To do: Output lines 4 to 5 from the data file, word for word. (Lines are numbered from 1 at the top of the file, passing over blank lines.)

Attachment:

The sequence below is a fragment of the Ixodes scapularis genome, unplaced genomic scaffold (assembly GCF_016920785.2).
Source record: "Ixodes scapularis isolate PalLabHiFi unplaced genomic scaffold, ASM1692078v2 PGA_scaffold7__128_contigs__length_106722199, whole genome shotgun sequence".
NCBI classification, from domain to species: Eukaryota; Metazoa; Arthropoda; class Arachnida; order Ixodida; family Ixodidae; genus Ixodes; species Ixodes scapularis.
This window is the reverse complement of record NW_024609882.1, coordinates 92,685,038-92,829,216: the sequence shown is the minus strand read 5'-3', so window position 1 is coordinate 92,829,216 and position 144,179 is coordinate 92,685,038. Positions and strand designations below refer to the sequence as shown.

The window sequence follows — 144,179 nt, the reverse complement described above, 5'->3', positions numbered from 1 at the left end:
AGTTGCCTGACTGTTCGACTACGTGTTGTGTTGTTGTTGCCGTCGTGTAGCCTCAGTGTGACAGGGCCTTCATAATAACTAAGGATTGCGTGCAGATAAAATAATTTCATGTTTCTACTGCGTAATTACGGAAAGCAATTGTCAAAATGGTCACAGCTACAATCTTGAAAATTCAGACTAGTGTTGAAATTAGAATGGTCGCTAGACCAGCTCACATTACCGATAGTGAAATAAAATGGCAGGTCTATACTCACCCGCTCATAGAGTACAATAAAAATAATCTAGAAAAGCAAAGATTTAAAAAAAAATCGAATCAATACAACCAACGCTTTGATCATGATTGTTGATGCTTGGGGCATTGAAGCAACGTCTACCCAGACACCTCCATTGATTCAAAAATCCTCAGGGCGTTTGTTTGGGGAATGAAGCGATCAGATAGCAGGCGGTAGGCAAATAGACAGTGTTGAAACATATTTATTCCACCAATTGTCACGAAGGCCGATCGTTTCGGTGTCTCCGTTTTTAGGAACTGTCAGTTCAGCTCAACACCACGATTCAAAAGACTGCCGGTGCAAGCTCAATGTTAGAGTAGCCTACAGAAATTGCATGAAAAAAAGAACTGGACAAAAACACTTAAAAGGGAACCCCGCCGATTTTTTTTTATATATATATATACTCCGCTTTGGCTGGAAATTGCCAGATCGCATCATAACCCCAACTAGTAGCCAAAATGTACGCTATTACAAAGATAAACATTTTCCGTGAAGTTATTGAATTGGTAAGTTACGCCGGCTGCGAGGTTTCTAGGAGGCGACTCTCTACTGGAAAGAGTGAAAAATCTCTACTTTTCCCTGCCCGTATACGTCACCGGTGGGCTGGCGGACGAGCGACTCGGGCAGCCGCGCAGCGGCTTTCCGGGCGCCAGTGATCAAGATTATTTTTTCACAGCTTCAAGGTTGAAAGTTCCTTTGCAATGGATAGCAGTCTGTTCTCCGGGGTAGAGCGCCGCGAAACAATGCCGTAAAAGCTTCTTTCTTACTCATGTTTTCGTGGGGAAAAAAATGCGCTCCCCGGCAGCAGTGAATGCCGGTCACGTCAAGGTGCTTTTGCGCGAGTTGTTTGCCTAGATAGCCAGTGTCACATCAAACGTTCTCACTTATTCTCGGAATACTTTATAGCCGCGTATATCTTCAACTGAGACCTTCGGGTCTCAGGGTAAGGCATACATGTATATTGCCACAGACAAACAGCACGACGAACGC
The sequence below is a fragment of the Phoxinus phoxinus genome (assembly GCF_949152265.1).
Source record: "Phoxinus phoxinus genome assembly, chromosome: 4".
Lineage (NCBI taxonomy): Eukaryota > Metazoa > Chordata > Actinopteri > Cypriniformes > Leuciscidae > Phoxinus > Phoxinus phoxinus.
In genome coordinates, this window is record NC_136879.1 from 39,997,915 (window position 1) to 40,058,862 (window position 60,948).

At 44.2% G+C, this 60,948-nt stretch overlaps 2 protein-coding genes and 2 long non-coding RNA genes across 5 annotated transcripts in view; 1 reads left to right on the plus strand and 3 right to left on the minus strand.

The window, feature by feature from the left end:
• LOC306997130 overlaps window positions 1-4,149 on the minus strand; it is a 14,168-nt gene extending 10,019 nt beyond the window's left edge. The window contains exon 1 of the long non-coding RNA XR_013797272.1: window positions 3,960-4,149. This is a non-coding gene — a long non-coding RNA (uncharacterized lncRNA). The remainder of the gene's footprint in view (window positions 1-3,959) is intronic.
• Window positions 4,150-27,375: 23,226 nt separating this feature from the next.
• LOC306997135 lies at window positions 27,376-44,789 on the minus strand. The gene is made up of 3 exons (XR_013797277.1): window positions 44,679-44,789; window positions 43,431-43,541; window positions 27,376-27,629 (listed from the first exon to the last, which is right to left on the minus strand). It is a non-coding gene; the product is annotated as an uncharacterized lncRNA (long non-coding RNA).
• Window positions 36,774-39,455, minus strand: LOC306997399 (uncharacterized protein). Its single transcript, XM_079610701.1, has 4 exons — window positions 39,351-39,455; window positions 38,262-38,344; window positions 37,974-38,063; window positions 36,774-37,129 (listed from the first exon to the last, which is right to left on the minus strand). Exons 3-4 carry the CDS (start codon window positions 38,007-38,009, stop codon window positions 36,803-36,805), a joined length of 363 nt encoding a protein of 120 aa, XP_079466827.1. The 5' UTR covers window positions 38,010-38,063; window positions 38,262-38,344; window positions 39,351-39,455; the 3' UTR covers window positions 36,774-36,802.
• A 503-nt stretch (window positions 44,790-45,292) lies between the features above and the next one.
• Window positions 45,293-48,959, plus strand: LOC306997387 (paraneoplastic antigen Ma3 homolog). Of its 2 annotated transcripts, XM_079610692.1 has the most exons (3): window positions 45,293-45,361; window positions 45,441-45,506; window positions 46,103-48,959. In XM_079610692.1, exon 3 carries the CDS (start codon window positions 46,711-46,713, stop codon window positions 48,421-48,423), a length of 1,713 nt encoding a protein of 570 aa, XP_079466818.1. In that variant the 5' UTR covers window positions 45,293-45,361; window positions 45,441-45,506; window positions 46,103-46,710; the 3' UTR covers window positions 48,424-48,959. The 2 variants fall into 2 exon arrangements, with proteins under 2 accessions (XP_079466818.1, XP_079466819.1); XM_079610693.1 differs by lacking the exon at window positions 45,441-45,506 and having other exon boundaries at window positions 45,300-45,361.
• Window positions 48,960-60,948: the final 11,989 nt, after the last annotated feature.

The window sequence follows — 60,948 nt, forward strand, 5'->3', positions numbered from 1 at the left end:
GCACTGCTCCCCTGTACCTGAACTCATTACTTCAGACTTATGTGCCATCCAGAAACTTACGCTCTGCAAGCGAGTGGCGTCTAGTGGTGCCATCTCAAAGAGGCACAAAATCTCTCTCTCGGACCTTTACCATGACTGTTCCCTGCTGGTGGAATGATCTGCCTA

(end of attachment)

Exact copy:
This window is the reverse complement of record NW_024609882.1, coordinates 92,685,038-92,829,216: the sequence shown is the minus strand read 5'-3', so window position 1 is coordinate 92,829,216 and position 144,179 is coordinate 92,685,038. Positions and strand designations below refer to the sequence as shown.

The window sequence follows — 144,179 nt, the reverse complement described above, 5'->3', positions numbered from 1 at the left end: